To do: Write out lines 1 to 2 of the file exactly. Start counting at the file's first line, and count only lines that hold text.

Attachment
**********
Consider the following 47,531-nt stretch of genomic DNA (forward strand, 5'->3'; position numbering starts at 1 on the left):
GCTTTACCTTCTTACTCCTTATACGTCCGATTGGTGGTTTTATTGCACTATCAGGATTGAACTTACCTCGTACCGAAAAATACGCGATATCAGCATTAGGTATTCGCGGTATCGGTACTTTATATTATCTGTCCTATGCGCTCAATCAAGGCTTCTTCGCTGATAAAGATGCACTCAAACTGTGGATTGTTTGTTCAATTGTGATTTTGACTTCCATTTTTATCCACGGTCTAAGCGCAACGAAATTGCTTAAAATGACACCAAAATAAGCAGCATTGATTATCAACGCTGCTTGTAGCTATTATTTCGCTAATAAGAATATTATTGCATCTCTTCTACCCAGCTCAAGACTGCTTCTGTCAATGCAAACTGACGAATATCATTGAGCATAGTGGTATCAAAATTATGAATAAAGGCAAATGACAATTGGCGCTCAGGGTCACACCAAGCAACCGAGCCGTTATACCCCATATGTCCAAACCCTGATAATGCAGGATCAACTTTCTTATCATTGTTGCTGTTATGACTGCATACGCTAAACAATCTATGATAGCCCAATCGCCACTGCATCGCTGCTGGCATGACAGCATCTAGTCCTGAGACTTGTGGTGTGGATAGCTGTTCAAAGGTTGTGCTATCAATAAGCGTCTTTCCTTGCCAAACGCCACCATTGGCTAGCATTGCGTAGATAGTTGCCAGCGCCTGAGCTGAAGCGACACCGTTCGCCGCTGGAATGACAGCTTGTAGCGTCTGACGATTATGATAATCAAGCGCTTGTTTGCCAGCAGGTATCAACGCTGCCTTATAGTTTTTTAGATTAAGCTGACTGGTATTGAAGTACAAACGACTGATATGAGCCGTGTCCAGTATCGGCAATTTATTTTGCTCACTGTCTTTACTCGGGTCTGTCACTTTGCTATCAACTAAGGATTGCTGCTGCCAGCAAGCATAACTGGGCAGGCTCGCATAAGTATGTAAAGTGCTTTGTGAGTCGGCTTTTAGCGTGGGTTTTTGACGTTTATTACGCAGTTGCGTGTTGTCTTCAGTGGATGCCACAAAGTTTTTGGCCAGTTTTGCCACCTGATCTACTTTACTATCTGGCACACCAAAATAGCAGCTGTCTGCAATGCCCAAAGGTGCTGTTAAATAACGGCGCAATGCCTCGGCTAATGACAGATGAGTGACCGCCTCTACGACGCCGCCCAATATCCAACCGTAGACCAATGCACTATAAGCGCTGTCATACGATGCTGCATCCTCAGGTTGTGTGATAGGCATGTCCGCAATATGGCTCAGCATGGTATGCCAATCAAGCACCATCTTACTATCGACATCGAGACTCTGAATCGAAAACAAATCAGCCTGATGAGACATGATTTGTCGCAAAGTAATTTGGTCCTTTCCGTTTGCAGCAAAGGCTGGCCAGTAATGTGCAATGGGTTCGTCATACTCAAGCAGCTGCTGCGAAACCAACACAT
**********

Consider the following 47,531-nt stretch of genomic DNA (forward strand, 5'->3'; position numbering starts at 1 on the left):
GCTTTACCTTCTTACTCCTTATACGTCCGATTGGTGGTTTTATTGCACTATCAGGATTGAACTTACCTCGTACCGAAAAATACGCGATATCAGCATTAGGTATTCGCGGTATCGGTACTTTATATTATCTGTCCTATGCGCTCAATCAAGGCTTCTTCGCTGATAAAGATGCACTCAAACTGTGGATTGTTTGTTCAATTGTGATTTTGACTTCCATTTTTATCCACGGTCTAAGCGCAACGAAATTGCTTAAAATGACACCAAAATAAGCAGCATTGATTATCAACGCTGCTTGTAGCTATTATTTCGCTAATAAGAATATTATTGCATCTCTTCTACCCAGCTCAAGACTGCTTCTGTCAATGCAAACTGACGAATATCATTGAGCATAGTGGTATCAAAATTATGAATAAAGGCAAATGACAATTGGCGCTCAGGGTCACACCAAGCAACCGAGCCGTTATACCCCATATGTCCAAACCCTGATAATGCAGGATCAACTTTCTTATCATTGTTGCTGTTATGACTGCATACGCTAAACAATCTATGATAGCCCAATCGCCACTGCATCGCTGCTGGCATGACAGCATCTAGTCCTGAGACTTGTGGTGTGGATAGCTGTTCAAAGGTTGTGCTATCAATAAGCGTCTTTCCTTGCCAAACGCCACCATTGGCTAGCATTGCGTAGATAGTTGCCAGCGCCTGAGCTGAAGCGACACCGTTCGCCGCTGGAATGACAGCTTGTAGCGTCTGACGATTATGATAATCAAGCGCTTGTTTGCCAGCAGGTATCAACGCTGCCTTATAGTTTTTTAGATTAAGCTGACTGGTATTGAAGTACAAACGACTGATATGAGCCGTGTCCAGTATCGGCAATTTATTTTGCTCACTGTCTTTACTCGGGTCTGTCACTTTGCTATCAACTAAGGATTGCTGCTGCCAGCAAGCATAACTGGGCAGGCTCGCATAAGTATGTAAAGTGCTTTGTGAGTCGGCTTTTAGCGTGGGTTTTTGACGTTTATTACGCAGTTGCGTGTTGTCTTCAGTGGATGCCACAAAGTTTTTGGCCAGTTTTGCCACCTGATCTACTTTACTATCTGGCACACCAAAATAGCAGCTGTCTGCAATGCCCAAAGGTGCTGTTAAATAACGGCGCAATGCCTCGGCTAATGACAGATGAGTGACCGCCTCTACGACGCCGCCCAATATCCAACCGTAGACCAATGCACTATAAGCGCTGTCATACGATGCTGCATCCTCAGGTTGTGTGATAGGCATGTCCGCAATATGGCTCAGCATGGTATGCCAATCAAGCACCATCTTACTATCGACATCGAGACTCTGAATCGAAAACAAATCAGCCTGATGAGACATGATTTGTCGCAAAGTAATTTGGTCCTTTCCGTTTGCAGCAAAGGCTGGCCAGTAATGTGCAATGGGTTCGTCATACTCAAGCAGCTGCTGCGAAACCAACACAT